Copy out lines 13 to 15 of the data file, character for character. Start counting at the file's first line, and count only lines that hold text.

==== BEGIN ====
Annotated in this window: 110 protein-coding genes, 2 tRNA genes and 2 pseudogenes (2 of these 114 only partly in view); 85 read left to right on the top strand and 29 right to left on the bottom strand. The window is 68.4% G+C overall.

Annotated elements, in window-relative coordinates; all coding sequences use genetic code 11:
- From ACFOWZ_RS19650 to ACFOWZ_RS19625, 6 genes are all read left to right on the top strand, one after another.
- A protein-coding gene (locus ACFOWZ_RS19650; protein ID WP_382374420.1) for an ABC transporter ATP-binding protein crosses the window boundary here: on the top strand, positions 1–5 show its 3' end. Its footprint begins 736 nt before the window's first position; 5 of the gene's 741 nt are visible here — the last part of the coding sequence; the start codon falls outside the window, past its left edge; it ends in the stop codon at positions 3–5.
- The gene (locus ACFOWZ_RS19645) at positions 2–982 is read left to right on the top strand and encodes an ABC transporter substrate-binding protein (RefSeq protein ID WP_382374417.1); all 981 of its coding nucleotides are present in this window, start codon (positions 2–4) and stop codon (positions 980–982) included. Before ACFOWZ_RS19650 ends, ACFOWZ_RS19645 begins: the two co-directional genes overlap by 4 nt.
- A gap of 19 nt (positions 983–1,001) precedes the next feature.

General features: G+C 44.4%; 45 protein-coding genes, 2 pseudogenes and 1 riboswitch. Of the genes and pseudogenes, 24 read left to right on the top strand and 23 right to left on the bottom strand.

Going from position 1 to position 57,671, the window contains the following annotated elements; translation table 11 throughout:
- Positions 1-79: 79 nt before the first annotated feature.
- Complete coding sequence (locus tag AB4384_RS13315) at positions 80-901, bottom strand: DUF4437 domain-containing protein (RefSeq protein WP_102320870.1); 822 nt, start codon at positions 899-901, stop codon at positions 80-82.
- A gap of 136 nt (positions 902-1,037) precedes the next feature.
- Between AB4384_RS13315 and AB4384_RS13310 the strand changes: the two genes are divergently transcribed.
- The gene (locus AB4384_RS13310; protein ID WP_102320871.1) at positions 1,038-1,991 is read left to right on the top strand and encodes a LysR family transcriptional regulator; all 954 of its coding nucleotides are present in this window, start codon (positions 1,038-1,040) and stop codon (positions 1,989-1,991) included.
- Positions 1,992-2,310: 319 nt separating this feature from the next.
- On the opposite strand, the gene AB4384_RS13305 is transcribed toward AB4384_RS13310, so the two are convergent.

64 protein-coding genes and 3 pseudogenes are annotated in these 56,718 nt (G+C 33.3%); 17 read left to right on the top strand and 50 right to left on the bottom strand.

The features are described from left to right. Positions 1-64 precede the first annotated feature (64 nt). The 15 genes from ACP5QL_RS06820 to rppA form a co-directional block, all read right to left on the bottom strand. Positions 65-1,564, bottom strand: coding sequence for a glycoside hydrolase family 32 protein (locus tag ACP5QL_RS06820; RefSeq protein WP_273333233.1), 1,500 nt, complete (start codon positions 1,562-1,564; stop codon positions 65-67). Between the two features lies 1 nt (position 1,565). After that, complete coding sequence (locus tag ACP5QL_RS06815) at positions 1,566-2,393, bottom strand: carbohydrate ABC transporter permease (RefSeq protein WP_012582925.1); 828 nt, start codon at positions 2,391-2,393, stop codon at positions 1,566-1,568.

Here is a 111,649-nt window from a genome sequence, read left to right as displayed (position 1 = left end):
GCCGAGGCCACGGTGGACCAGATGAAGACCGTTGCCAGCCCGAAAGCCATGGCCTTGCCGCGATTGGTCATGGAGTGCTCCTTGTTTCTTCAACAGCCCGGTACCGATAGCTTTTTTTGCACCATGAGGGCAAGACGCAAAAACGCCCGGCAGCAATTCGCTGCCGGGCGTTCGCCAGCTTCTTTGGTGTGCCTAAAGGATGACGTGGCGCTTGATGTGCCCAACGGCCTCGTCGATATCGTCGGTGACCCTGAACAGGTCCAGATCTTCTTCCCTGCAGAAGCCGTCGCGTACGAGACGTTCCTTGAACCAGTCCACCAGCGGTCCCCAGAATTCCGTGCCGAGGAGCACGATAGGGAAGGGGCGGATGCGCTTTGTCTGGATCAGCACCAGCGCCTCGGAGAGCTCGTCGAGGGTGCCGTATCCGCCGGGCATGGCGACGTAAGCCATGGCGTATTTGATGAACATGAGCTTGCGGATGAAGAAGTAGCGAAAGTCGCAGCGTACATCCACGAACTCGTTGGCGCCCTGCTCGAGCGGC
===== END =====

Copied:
- The gene (locus AB4384_RS13310; protein ID WP_102320871.1) at positions 1,038-1,991 is read left to right on the top strand and encodes a LysR family transcriptional regulator; all 954 of its coding nucleotides are present in this window, start codon (positions 1,038-1,040) and stop codon (positions 1,989-1,991) included.
- Positions 1,992-2,310: 319 nt separating this feature from the next.
- On the opposite strand, the gene AB4384_RS13305 is transcribed toward AB4384_RS13310, so the two are convergent.